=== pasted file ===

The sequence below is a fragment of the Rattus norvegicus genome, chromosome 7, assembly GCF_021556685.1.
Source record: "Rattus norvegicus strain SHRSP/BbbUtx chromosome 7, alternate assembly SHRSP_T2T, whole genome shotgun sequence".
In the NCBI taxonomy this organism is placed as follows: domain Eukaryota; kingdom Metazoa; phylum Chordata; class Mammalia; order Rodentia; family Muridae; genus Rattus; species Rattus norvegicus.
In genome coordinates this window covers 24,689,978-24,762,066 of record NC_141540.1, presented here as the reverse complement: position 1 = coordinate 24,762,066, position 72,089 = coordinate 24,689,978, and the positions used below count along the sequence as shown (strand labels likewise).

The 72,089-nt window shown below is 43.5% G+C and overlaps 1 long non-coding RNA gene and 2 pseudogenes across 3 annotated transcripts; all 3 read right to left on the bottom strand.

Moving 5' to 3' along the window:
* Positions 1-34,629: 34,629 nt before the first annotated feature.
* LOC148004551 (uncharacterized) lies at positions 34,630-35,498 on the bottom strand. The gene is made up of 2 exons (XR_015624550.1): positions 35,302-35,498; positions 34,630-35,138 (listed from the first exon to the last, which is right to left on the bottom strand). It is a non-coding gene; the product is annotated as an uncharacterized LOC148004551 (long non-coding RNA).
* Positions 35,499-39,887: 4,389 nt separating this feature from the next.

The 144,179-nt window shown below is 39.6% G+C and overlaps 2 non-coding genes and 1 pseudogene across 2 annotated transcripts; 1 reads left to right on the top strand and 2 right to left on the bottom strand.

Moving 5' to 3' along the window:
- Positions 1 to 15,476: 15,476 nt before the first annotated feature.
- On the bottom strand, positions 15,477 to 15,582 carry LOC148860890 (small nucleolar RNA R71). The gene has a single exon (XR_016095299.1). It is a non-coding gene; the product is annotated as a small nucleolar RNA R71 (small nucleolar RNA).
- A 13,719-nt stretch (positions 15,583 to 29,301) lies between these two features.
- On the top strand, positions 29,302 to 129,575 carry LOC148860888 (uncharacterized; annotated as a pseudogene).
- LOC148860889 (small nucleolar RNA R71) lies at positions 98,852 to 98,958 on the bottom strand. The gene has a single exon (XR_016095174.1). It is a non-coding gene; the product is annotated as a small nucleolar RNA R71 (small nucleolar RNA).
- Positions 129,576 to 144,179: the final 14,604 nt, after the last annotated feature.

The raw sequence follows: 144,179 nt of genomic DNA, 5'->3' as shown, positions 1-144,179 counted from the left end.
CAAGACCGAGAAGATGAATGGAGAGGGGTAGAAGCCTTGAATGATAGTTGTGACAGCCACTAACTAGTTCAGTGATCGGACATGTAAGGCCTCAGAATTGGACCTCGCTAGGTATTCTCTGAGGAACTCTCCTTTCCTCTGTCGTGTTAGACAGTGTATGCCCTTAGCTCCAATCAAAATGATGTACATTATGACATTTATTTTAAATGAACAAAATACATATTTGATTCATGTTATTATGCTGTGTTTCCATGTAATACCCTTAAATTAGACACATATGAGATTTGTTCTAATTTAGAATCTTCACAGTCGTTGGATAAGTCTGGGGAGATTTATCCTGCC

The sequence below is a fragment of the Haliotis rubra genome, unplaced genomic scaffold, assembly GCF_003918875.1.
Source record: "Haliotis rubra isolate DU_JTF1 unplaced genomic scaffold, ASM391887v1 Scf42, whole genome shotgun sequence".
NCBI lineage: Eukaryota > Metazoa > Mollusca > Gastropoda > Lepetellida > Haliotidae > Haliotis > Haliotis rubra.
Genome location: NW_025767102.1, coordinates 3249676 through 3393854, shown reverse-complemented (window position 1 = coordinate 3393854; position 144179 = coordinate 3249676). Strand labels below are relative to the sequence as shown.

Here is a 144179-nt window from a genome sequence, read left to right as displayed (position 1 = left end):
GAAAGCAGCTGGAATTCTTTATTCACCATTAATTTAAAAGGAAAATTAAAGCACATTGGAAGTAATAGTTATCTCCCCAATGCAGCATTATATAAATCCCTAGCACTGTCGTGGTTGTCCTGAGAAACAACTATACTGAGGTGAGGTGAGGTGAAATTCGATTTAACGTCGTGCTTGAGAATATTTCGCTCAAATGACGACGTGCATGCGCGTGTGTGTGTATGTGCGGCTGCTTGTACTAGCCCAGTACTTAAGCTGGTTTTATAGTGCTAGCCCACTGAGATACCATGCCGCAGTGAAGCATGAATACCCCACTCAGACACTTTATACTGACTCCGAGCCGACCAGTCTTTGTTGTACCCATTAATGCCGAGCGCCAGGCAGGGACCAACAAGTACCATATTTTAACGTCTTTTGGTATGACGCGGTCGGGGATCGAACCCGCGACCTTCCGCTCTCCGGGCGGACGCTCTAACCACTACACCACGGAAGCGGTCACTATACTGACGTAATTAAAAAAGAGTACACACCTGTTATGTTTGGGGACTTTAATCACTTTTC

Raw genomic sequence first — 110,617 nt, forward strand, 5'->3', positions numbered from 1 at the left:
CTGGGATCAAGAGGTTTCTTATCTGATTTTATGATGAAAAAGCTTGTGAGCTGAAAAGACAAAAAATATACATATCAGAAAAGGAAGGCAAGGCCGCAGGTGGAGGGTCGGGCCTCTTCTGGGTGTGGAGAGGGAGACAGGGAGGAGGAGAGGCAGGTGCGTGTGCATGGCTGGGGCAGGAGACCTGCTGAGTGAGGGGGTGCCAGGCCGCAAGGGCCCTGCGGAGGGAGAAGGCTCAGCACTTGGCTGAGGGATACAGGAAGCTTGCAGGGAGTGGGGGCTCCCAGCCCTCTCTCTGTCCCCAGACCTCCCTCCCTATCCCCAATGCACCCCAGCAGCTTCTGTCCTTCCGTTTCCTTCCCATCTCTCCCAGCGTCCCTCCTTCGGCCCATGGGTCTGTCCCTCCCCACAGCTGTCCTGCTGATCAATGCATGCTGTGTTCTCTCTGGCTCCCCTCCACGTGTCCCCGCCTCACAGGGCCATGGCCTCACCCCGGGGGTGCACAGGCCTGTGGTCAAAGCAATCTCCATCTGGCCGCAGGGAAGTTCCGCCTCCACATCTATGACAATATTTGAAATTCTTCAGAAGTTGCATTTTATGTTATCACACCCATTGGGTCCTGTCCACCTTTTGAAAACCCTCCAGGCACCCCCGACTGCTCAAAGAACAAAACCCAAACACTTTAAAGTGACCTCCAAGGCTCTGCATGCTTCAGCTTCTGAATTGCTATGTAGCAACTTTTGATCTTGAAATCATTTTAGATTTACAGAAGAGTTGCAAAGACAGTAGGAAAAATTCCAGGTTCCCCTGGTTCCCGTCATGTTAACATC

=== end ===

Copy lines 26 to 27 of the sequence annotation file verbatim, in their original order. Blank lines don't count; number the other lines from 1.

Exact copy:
Raw genomic sequence first — 110,617 nt, forward strand, 5'->3', positions numbered from 1 at the left:
CTGGGATCAAGAGGTTTCTTATCTGATTTTATGATGAAAAAGCTTGTGAGCTGAAAAGACAAAAAATATACATATCAGAAAAGGAAGGCAAGGCCGCAGGTGGAGGGTCGGGCCTCTTCTGGGTGTGGAGAGGGAGACAGGGAGGAGGAGAGGCAGGTGCGTGTGCATGGCTGGGGCAGGAGACCTGCTGAGTGAGGGGGTGCCAGGCCGCAAGGGCCCTGCGGAGGGAGAAGGCTCAGCACTTGGCTGAGGGATACAGGAAGCTTGCAGGGAGTGGGGGCTCCCAGCCCTCTCTCTGTCCCCAGACCTCCCTCCCTATCCCCAATGCACCCCAGCAGCTTCTGTCCTTCCGTTTCCTTCCCATCTCTCCCAGCGTCCCTCCTTCGGCCCATGGGTCTGTCCCTCCCCACAGCTGTCCTGCTGATCAATGCATGCTGTGTTCTCTCTGGCTCCCCTCCACGTGTCCCCGCCTCACAGGGCCATGGCCTCACCCCGGGGGTGCACAGGCCTGTGGTCAAAGCAATCTCCATCTGGCCGCAGGGAAGTTCCGCCTCCACATCTATGACAATATTTGAAATTCTTCAGAAGTTGCATTTTATGTTATCACACCCATTGGGTCCTGTCCACCTTTTGAAAACCCTCCAGGCACCCCCGACTGCTCAAAGAACAAAACCCAAACACTTTAAAGTGACCTCCAAGGCTCTGCATGCTTCAGCTTCTGAATTGCTATGTAGCAACTTTTGATCTTGAAATCATTTTAGATTTACAGAAGAGTTGCAAAGACAGTAGGAAAAATTCCAGGTTCCCCTGGTTCCCGTCATGTTAACATC